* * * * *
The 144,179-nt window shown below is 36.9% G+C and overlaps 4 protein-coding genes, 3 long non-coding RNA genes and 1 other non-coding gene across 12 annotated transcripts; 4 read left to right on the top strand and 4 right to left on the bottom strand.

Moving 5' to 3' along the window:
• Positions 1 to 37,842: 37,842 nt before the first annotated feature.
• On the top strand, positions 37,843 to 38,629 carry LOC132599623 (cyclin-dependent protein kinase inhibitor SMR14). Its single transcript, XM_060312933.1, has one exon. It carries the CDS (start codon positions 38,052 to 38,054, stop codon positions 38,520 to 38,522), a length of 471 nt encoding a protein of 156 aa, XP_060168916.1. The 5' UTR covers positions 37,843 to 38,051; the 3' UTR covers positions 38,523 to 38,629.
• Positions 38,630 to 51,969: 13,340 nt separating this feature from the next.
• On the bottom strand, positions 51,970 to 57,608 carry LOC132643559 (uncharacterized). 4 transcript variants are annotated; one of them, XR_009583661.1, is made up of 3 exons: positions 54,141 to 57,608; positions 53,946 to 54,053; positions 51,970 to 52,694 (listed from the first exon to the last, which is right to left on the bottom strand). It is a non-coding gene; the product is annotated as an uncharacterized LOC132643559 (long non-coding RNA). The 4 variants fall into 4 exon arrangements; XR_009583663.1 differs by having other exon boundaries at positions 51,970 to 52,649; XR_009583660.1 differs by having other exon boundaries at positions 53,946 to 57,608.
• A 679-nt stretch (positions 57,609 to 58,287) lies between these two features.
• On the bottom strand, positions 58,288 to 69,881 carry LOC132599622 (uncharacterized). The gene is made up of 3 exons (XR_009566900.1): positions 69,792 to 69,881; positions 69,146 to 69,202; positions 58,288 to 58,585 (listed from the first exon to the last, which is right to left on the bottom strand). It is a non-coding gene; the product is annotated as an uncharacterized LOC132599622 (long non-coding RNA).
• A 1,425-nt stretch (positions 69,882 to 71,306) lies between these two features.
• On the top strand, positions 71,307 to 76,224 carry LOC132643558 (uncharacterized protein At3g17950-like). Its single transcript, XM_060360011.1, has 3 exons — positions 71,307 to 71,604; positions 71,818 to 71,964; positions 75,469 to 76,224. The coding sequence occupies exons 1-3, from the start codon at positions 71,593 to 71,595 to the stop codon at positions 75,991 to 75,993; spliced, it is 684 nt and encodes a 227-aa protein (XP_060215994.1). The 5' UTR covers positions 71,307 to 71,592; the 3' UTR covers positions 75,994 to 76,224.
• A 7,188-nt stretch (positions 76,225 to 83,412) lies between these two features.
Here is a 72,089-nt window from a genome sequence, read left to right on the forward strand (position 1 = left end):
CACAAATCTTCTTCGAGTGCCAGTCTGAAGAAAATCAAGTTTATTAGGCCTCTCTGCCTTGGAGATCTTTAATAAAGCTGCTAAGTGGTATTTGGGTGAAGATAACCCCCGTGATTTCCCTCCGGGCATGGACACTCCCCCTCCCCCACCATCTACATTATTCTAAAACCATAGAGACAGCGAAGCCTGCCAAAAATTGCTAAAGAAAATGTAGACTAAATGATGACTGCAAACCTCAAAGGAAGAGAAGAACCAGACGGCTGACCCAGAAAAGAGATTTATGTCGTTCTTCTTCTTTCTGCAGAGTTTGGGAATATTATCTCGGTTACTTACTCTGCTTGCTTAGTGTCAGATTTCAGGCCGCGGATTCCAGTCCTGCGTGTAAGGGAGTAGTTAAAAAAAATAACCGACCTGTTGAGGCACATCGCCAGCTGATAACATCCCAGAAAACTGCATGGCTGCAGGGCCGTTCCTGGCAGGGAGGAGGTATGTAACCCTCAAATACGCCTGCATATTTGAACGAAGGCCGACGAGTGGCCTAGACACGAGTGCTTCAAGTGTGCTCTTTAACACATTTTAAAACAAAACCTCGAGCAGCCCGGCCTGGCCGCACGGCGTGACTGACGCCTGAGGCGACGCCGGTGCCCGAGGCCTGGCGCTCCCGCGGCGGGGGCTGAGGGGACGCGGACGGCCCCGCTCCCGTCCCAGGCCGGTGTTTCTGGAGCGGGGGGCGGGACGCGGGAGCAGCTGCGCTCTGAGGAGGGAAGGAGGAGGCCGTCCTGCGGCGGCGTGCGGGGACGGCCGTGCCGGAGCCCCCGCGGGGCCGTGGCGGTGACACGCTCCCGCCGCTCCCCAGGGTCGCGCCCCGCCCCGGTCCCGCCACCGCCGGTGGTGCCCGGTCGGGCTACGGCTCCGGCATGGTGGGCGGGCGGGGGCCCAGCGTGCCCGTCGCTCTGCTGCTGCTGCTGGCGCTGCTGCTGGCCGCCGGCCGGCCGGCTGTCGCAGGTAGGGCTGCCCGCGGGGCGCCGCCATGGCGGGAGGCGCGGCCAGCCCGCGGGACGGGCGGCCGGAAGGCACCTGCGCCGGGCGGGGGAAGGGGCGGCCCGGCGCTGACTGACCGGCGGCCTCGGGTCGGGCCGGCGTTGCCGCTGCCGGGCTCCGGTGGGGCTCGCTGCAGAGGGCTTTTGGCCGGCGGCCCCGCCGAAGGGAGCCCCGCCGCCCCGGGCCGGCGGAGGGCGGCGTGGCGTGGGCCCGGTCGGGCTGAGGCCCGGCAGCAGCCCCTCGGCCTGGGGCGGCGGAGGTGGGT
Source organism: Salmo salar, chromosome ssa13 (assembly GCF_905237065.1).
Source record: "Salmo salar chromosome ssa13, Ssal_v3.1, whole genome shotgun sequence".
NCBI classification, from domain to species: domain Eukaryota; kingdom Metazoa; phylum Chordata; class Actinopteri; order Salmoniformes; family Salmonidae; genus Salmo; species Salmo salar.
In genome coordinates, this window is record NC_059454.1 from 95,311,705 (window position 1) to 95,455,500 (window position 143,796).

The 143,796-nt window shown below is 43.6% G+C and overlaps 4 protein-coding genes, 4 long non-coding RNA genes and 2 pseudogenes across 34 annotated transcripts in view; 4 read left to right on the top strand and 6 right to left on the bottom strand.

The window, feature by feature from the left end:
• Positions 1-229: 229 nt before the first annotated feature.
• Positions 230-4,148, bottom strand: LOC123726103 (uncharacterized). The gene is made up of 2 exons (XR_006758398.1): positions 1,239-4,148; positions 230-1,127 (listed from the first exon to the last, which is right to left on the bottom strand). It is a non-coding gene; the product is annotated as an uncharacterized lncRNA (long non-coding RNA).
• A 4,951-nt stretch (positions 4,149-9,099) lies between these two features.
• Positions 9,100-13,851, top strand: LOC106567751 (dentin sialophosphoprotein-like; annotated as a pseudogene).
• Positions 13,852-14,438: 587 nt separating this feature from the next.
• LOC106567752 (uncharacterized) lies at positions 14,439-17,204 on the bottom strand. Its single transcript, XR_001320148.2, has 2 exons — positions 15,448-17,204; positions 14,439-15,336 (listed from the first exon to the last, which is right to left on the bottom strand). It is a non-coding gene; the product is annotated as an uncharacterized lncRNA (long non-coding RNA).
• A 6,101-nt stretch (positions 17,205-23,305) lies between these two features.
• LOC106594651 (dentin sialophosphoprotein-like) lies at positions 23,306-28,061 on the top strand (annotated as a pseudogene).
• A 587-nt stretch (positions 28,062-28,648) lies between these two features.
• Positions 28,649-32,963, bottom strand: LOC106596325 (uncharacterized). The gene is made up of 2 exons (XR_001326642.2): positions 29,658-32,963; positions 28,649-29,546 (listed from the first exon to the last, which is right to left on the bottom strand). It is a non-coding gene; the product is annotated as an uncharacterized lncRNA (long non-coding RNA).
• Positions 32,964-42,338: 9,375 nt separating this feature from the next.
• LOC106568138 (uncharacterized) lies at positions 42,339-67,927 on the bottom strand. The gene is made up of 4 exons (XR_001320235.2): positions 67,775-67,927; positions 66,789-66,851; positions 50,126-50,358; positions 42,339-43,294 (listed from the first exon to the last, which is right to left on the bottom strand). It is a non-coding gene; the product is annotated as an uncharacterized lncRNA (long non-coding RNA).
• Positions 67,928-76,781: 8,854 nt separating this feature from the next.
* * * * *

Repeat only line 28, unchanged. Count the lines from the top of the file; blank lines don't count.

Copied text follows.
• A 587-nt stretch (positions 28,062-28,648) lies between these two features.